b) It will reduce the administrative burden for international funds when investing in China: under the filing system, enterprises only need to do the filing online. In addition, materials which are required for filing (mainly being incorporation documents and letter of authorization of the investor and the enterprise, etc.) are much less than what was required under the existing system. Under the old system, local MOFCOM took different views on documents that they require international investors to submit. Some local authorities even require international investors to provide documents which are non-existent in their home jurisdictions. Such inconsistent practices pose varying degrees of obstacles for international investors when they make investments in China. After the New Rules take effect, so long as the investments do not fall inside the negative list, the chance of having difficulty in preparing and submitting supporting materials should be greatly reduced.

For investments to be made by international funds falling within the negative list, however, the existing prior approval procedure will continue to apply. Separately, where antitrust review and/or national security review is required, such review shall be complied with as well.

3. Impact on investments by foreign-owned equity investment enterprises in China

Pursuant to the existing foreign investment administrative regime, foreign-owned equity investment enterprises are deemed as foreign investors, and the investments that they make in China are deemed as foreign-invested enterprises, which require prior approvals from MOFCOM.

After the New Rules take effect, foreign-invested equity investment enterprises will no longer need to apply for prior approvals from MOFCOM when they make investments in sectors outside the negative list. It is expected that the investment structure for foreign-invested equity investment enterprises will be further simplified and streamlined.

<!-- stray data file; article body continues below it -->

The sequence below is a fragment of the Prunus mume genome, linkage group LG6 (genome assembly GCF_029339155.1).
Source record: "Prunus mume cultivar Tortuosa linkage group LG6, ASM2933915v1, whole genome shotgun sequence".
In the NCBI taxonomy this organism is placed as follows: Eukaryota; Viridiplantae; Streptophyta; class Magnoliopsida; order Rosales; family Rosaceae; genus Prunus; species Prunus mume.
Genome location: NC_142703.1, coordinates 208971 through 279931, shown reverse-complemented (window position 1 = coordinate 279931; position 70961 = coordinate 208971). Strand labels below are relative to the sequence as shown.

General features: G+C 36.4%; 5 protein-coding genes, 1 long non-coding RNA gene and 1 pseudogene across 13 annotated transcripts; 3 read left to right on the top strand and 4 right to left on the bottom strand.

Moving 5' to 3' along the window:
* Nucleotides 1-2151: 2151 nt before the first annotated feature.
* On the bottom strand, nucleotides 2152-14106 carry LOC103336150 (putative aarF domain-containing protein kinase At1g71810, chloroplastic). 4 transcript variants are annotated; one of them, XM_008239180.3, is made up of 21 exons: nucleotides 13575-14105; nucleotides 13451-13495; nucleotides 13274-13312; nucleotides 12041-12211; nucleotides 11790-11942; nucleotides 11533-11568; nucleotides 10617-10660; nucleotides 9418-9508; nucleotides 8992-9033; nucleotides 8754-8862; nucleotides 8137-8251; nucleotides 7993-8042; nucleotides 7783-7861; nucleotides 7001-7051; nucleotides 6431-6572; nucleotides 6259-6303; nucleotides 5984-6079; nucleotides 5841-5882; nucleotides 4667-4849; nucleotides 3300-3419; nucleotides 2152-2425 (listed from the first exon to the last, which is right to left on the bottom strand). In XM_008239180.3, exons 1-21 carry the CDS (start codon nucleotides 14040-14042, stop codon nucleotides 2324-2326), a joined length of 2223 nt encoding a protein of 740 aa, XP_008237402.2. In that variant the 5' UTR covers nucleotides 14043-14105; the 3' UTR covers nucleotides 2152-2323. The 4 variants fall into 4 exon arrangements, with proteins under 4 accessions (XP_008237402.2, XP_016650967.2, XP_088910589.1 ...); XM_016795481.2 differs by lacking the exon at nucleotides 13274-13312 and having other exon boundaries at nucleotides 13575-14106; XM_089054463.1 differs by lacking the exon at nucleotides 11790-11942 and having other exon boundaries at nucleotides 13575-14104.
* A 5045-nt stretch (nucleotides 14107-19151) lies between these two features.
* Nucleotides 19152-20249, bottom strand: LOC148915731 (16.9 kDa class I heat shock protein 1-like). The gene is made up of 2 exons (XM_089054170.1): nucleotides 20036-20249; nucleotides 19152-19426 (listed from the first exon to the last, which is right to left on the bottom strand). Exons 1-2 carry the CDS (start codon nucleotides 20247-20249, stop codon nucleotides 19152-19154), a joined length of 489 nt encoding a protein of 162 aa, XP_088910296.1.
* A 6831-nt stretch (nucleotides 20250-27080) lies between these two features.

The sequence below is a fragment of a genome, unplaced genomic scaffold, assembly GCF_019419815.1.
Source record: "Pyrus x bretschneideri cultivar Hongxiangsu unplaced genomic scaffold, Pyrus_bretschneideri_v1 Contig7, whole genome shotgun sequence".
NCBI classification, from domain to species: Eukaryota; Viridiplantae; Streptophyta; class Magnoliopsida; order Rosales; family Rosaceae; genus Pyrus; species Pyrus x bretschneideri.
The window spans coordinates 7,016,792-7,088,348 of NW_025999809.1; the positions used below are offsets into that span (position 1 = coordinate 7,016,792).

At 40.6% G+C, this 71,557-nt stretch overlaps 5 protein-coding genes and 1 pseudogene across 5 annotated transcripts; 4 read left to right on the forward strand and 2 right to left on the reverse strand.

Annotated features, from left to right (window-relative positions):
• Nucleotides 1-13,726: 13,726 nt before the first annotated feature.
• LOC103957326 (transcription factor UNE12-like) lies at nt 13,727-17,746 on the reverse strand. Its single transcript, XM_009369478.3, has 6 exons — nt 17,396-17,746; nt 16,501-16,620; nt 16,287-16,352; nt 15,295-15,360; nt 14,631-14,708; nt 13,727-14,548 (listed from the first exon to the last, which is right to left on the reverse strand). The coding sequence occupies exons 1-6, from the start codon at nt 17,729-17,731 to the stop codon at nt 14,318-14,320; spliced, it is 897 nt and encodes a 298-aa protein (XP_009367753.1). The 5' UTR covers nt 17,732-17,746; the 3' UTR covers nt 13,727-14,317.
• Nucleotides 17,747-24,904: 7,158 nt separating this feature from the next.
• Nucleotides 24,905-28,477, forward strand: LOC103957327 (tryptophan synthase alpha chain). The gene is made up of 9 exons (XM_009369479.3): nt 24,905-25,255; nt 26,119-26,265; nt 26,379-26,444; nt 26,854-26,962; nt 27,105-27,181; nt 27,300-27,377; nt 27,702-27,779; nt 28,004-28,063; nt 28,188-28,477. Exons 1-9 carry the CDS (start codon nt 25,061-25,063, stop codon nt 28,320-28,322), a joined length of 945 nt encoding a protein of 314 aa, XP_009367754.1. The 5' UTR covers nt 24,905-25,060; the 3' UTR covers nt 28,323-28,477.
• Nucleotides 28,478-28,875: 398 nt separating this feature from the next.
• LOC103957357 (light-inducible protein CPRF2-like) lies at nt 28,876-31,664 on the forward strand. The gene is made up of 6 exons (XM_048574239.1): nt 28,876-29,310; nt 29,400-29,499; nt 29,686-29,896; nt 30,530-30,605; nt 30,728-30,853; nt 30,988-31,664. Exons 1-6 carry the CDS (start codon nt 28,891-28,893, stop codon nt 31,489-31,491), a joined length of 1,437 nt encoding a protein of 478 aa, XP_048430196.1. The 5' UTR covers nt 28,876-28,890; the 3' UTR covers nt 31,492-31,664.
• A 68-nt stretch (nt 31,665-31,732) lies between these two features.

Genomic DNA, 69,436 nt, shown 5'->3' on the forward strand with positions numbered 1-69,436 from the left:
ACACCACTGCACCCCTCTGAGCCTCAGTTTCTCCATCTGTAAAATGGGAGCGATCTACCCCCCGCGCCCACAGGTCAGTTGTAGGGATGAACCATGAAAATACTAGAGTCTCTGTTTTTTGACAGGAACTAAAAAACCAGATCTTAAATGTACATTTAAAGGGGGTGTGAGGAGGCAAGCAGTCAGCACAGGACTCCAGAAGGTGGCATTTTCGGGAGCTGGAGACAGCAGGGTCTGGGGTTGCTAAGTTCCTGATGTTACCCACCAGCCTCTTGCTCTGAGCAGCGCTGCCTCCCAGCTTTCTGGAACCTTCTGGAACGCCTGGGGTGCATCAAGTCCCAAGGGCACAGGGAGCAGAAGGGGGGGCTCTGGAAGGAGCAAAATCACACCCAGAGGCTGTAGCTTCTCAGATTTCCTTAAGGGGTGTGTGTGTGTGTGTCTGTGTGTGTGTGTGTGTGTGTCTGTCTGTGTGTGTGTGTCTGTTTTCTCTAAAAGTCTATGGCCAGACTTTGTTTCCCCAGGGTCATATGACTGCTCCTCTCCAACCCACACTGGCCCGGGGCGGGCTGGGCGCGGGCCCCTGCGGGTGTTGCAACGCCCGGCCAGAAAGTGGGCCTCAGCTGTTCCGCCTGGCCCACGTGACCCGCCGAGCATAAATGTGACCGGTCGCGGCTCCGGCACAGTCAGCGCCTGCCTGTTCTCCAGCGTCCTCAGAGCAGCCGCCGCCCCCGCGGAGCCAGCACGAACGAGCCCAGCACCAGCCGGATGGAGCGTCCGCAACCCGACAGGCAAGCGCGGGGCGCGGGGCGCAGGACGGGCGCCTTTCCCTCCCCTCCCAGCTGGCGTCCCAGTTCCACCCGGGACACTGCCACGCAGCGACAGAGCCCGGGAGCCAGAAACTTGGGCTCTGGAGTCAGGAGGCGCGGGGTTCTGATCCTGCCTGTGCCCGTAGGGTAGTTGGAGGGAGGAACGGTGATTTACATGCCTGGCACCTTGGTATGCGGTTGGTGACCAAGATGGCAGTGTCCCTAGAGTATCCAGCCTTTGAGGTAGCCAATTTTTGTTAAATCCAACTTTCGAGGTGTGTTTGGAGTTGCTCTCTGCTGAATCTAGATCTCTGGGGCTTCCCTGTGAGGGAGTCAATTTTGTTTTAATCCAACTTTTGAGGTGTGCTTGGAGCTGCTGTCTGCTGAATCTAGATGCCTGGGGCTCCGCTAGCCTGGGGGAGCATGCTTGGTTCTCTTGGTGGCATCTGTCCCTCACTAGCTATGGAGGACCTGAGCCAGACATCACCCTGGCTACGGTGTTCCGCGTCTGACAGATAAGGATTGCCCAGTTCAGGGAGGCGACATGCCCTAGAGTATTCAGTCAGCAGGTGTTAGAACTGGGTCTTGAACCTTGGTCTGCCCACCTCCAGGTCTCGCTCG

4. Impact on investments by USD and RMB parallel funds in China

Under the existing foreign investment regime, it usually takes a long time for MOFCOM to approve foreign investments, and there is also a certain degree of uncertainty. Due to this reason, international funds and onshore RMB funds often find it hard to make and exit an investment at the same time. Moreover, investee enterprises are also required to assist in submitting various supporting documents to MOFCOM, and ongoing approvals will be required for future changes after investee companies become foreign-invested enterprises. Therefore, in practice, many domestic enterprises are unwilling to accept investments from international funds. After the New Rules take effect, fund managers managing both international funds and onshore RMB funds may find it easier to structure and make parallel investments which will make such parallel arrangement more acceptable by onshore and offshore investors.

5. Uncertainty and prospects for the New Rules

Despite the fact that the New Rules will greatly simplify the administrative procedure for international funds in their investments in China, it is still uncertain how it will be implemented in practice. The existing foreign investment legal regime is fairly complicated which involves a number of authorities (such as the State Administration of Foreign Exchange, Industry and Commerce Bureau, etc.) to collaborate with each other. To be consistent with the changes brought about by the New Rules, the existing foreign investment regulations and rules will be subject to amendments. Apart from amending regulations and rules, what is more important is how the various local authorities in China will interpret the New Rules in practice. Nevertheless, taken as a whole, we believe the New Rules certainly is a ground-breaking reform since the implementation of the foreign investment laws in the PRC decades ago. The New Rules will usher in a new era for international investors (including international funds) for their investments in China.